Blogging for a Global Audience

content marketingLocation-based marketing matters to your future clients, and a one-size-fits-all approach won’t get your brand much closer to it’s goal of world domination. If your plan is to expand into new, global markets in the near future, it’s going to pay to ensure your content translates well.

According to the latest data by eConsultancy, 91% of digital marketers are currently investing in content marketing, and 90% believe the discipline is only going to become more important in the years to come. Just plugging your latest blog content or Tweet into Google Translate isn’t going to produce relevant or readable results. If your hope is to tap into a global audience, you need to invest into speaking their words in a way they can really believe:

1. Speak to Your Audience in Their Language

When you’re writing to readers who live in your country, it’s important to speak with words that resonate with your buyer personas. Are they after technical case studies or light, humorous language? Don’t use jargon unless they dig it. When you’re taking your content marketing strategy global, writing in your readers’ language becomes more literal then ever. Whatever you do, don’t take advantage of Google Translate or other free or low-cost machine translators. Check out a native translation service to ensure your blog content don’t sound like it was written by an inarticulate robot. If you need to outsource translation services, here are some expert tips to ensure nothing is missed:

  • Keep it Clear – Avoid Slang, Figures of Speech and Pop Culture References.
  • Plan for Text Expansion – Many translations run up to 20% longer than English.
  • Use Short Sentences – Longer strings of words are much more difficult to translate and can be easily misconstrued. Try use no more than one thought per sentence. When in doubt, add a period.

2. Hire a Native Speaker for Customer Service

If you’re going to be heavily geo-targeting an area that speaks a different language, it’s likely going to be worth your time and cash to bring a native speaker on board. Sure, you can fill up your content calendar a full month in advance and outsource your translation needs. But do you have the resources to really generate content to engage on social media and respond to client queries?

25% of consumers who complain about products or services via social media expect a response within an hour, and 6% expect a response within 10 minutes. While over a quarter of internet users who attempt contact through a company website are happy to wait three days for a response, research has found millennials are increasingly turning to social media for real-time resolution.

3. Context, Context, Context

Make sure your content’s relevant. This could matter more than you think. Emailing deals on winter clothes to your contacts in New Zealand will only generate eye rolls during the months of November, December and January, when the area is having their hottest weather. While tutorials and instructional content offers will likely have global relevance, ensure your newsjacking and events-related content has relevance to readers.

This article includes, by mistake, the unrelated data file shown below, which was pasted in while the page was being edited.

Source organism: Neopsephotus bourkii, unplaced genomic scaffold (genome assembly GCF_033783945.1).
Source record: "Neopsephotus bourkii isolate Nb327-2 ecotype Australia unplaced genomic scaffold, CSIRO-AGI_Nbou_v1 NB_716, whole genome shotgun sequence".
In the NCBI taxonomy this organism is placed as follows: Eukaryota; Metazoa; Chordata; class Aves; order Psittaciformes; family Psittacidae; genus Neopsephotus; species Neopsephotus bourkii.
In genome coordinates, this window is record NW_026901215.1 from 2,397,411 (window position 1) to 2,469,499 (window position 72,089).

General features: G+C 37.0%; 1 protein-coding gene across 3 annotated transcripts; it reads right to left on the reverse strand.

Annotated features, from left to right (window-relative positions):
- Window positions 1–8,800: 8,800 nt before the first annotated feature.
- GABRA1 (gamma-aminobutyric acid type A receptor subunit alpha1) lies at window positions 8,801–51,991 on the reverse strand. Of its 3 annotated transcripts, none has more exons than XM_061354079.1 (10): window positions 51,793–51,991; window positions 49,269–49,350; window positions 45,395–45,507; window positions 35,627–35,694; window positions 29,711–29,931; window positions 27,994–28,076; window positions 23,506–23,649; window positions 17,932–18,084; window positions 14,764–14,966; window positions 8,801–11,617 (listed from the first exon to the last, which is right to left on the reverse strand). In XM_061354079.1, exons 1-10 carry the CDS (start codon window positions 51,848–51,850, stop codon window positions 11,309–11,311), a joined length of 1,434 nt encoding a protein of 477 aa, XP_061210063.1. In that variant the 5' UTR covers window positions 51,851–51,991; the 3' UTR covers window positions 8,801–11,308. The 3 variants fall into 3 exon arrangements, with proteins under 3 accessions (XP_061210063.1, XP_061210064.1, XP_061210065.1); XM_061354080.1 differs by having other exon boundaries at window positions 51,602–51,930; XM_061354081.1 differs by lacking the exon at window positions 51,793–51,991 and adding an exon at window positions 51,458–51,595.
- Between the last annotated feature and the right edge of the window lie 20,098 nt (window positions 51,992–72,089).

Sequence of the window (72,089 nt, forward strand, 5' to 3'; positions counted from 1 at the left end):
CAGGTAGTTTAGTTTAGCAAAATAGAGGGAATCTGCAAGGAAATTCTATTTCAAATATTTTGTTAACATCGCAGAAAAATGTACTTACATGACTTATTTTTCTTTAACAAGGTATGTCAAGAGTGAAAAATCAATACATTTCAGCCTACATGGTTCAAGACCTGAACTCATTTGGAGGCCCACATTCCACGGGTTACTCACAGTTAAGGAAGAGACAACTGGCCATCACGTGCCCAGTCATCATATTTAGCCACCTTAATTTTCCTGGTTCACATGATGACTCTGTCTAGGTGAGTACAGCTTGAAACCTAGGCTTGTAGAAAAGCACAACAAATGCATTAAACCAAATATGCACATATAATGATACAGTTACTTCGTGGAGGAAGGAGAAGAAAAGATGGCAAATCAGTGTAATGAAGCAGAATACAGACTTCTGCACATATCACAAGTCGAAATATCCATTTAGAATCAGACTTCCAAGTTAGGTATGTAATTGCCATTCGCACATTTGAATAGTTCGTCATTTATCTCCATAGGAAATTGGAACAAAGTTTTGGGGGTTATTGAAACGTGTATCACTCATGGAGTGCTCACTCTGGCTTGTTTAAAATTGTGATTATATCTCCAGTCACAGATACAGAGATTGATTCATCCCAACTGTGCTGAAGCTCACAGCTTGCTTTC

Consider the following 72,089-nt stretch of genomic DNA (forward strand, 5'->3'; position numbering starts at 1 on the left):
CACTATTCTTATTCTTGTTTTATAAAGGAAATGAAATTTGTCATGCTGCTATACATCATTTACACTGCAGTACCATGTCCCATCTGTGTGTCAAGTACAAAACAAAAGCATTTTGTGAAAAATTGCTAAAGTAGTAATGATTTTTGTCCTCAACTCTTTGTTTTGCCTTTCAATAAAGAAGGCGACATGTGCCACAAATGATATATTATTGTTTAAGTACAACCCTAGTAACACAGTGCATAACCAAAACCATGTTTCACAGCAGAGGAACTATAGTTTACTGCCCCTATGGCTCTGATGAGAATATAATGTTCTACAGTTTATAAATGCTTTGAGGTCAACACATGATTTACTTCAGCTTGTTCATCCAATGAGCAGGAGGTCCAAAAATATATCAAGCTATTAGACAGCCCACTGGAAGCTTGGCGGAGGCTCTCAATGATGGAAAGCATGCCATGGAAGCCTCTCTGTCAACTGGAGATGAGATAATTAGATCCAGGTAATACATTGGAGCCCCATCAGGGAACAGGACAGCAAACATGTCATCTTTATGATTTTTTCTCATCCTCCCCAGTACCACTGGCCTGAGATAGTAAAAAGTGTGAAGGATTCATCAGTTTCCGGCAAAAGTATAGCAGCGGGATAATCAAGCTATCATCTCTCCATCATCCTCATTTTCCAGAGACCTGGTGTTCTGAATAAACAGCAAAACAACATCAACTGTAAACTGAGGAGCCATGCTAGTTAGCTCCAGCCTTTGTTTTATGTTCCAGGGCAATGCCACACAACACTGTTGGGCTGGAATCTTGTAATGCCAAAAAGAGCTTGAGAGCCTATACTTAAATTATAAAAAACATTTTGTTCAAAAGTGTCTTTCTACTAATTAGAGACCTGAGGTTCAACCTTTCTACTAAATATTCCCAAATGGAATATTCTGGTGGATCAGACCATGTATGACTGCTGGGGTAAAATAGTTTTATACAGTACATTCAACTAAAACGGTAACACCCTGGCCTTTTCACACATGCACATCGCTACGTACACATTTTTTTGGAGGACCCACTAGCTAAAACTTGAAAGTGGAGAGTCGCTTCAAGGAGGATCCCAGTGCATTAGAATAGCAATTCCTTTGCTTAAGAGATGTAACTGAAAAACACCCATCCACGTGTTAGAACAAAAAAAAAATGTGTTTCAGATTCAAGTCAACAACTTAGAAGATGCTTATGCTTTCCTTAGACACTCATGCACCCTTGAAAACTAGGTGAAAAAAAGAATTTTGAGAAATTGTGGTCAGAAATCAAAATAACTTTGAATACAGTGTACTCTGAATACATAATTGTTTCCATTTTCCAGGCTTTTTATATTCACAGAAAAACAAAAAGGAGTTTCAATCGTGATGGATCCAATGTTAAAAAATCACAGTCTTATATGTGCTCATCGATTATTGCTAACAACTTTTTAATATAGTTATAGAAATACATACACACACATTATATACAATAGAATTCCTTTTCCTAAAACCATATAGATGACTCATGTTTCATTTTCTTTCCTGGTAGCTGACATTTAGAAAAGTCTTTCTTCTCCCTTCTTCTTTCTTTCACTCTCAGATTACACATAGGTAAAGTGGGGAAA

Whether it’s conscious or not, letting your market know that you’re making an effort to get the context right may work better than you think. Monetate A/B tested a series of sales banners among their website visitors from Australia and New Zealand for a clothing retailer during the winter months. The banner that read “Summer Clothes Sale” was 49% more successful at converting customers than a generic banner that just advertised a sale. Your clients want to know you’re speaking their language!

4. Talk Like a Local

Just because you’re able to translate that perfect longtail keyword into a second language, or you’ve changed spellings of “color” to “colour” for your British readers doesn’t mean your thoughts will translate well. Even among English speakers, key terms and colloquialisms will vary dramatically. Did you know “construction equipment” is called “plant” in the U.K.? It’s worth your while to invest in talking like a local, which means identifying the key terms that will drive search and engagement for that market.

5. Be Visual

When it doubt, visual content is never a bad plan for your global social media or business blogging strategy. It’s also not an unwise manuever for your domestic efforts, either: 40% of people globally respond better to images than plain text. Using infographics has been shown to result in a 12% increase in traffic, no matter where in the world you’re trying to expand. As cliché as it is to say a picture is worth 1,000 words, using minimalist infographics and visual content in your marketing strategy will allow you to connect with your audience, with much less translation required.

How Do You Geo-Target Your Content Marketing Strategy?